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May 2005

The Unbearable Lightness Of Being Scott Williamson

To hike from Mexico to Canada and back, a man needs strength and speed and luck. He needs something else, too. If only he knew what it was.

When your dad and the man known as Mr. Beer take you to her, the first thing you notice about the deaf girl is how weathered she looks, how worn-down. She scribbles notes. She says she has been trying to catch you since she left Mexico two weeks ago, four days after you. You work that out in your head. She has been covering more than 30 miles a day. She says she has covered all of Southern California without a trail map. She says she is trying to break the women’s speed record from Mexico to Canada.

As you scribble back and forth, literally comparing notes, you look at her again. She has just walked through a section of the American West where water sources are sometimes 30 miles apart, where the best way to locate them is with a map, and the second best way by sound. She has just hiked through a region infested with rattlesnakes (she has seen 10). And here she is, to your eyes malnourished, still without a map, cheerfully outlining her plans to race to Canada.

Later, when you remember meeting Patti, and you talk to strangers about things like inner peace and karma and living in harmony with the universe, you will apologize; use words like "cheesy" and "new-agey." But here, late at night next to the Current River, you can’t ignore what you see. What you feel. It’s spooky. It shakes you a little. You have only met one other person in your life who approached absurd difficulties and daunting challenges with such unreasonable joy, such blithe good humor. Climb every mountain? Ford a gazillion streams? Now that’s living. You never thought you would run into anyone else like him. Can a man be sad and bursting with joy all at once?

The next morning, your father drives away–he’d come all the way down from Richmond just to see you for a night–and the man known as Mr. Beer, who you met on the trail and camped with for one night, takes off. Then it’s just you and the deaf girl, Patti Haskins. She has a master’s degree in biochemistry, and she works at a day-care center in Yosemite Valley. She’s fast, but you’re faster, and you move ahead. You wait an hour for her in a meadow, and then an hour and a half. Then you leave a note. Gotta go.

A man travels fastest when he travels alone. You camp alone that night, and hike the next day and it surprises you, but you’re worried. And maybe you miss her a little. And at the end of that next day, skirting a snowfield, you hear a strange sound. There she is, yelling on a rock, like she knew you would find her–or she would find you. She had lost the trail, had simply continued north, mapless. It’s funny how people can shake up your plans. This was going to be a solo trip. The rest of the summer, all the way to Canada, you hike together.

You learn to sign. You tell her that the Top Ramen and Cup-a-Soup she has been eating is wearing her down, that she should start eating organically, like you. She tells you that for someone who talks so much about organic food, you eat an awful lot of Snickers bars whenever you’re near a store, and by the way, you should start slathering on sunscreen, like her. She sticks with Top Ramen. You stick with Snickers and bare skin.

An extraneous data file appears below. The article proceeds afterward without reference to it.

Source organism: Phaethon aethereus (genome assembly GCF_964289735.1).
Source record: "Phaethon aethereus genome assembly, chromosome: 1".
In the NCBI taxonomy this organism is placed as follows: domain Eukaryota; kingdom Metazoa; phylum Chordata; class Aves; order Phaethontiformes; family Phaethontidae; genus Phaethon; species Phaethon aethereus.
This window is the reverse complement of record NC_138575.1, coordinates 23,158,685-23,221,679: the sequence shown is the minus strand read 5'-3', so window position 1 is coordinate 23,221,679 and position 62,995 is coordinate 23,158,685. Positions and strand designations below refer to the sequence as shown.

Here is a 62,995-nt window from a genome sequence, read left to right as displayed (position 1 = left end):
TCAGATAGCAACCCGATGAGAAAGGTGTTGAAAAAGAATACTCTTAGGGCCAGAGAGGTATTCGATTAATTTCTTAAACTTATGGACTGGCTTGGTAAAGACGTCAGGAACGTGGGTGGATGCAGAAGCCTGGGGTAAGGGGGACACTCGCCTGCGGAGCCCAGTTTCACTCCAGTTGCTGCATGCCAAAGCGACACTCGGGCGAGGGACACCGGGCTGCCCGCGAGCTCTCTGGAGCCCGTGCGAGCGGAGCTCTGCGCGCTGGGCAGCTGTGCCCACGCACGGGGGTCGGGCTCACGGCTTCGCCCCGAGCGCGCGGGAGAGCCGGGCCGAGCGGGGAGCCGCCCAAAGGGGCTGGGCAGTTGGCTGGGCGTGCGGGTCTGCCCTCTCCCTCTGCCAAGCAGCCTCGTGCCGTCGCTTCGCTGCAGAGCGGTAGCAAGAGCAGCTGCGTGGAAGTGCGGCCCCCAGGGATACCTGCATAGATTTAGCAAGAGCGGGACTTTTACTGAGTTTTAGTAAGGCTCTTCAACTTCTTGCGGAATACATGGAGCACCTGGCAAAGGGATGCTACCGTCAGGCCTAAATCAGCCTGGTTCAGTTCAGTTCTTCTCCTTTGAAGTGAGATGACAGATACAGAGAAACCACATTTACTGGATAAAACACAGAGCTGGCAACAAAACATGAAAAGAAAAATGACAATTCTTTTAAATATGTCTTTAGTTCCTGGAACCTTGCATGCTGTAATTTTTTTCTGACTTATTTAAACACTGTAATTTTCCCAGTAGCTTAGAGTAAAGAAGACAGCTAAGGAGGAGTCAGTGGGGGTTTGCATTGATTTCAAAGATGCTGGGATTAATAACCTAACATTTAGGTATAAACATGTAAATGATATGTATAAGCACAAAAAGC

You watch out for each other. When Patti gets sick and has to go to the bathroom 20 times one day, you worry. When you bite down on a chip and a molar on your right side breaks, you spit it out. Now the nagging about the Snickers gets intense. She spends a lot of time peering in your mouth, at the half tooth, worrying about decay and infection.

But those are minor things. They’re bonding things. Life in the mountains with Patti is okay. It’s more than okay. One evening, she walks to a stream to fetch water and she disappears around a bend, and then you hear her scream. It’s a weird thought, you have no idea why it comes to you, but you’re certain she has found a body. You have never heard such screams. You sprint down the creek, around the bend, panting. And there she is, screaming and singing. Patti is a beautiful woman, all dark hair and smooth limbs and sharp angles and she is trilling with joy. She’s holding a bullfrog as big as a cantaloupe, laughing and singing. Only one other person in your life ever found such wild, outsized delight in nature.

On sunny days, you plunge into frigid alpine rivers, then scramble out and lay down in sun-soaked beds of wildflowers. On rainy nights, you huddle together underneath your tarp. And the more okay things get with Patti, the more you worry. Not about her nutrition, or her intestinal health. You are now just weeks from Canada, and you suspect that this time, you have a shot at making it all the way back. You also know how people can creep into your life and shake up your plans. You know that a man travels fastest when he travels alone. You remember the last person you loved like you love Patti. He was just a boy, and then he was a man, and it’s different, of course, Patti is beautiful and soft, all smooth limbs and sharp angles. But it’s the same, too. You never thought you would meet someone like him again and now you have and it scares you. You know what loss feels like. You know what loss can do to a man. You walk into Canada on August 8, 105 days after you left Mexico, 101 days after Patti started. She misses her record by a week, and since she has no money left, she catches a bus back to Yosemite. Hiking south, alone again, you cover 43 miles your first day. The second day, you walk 40 miles. The third day, 38 miles.

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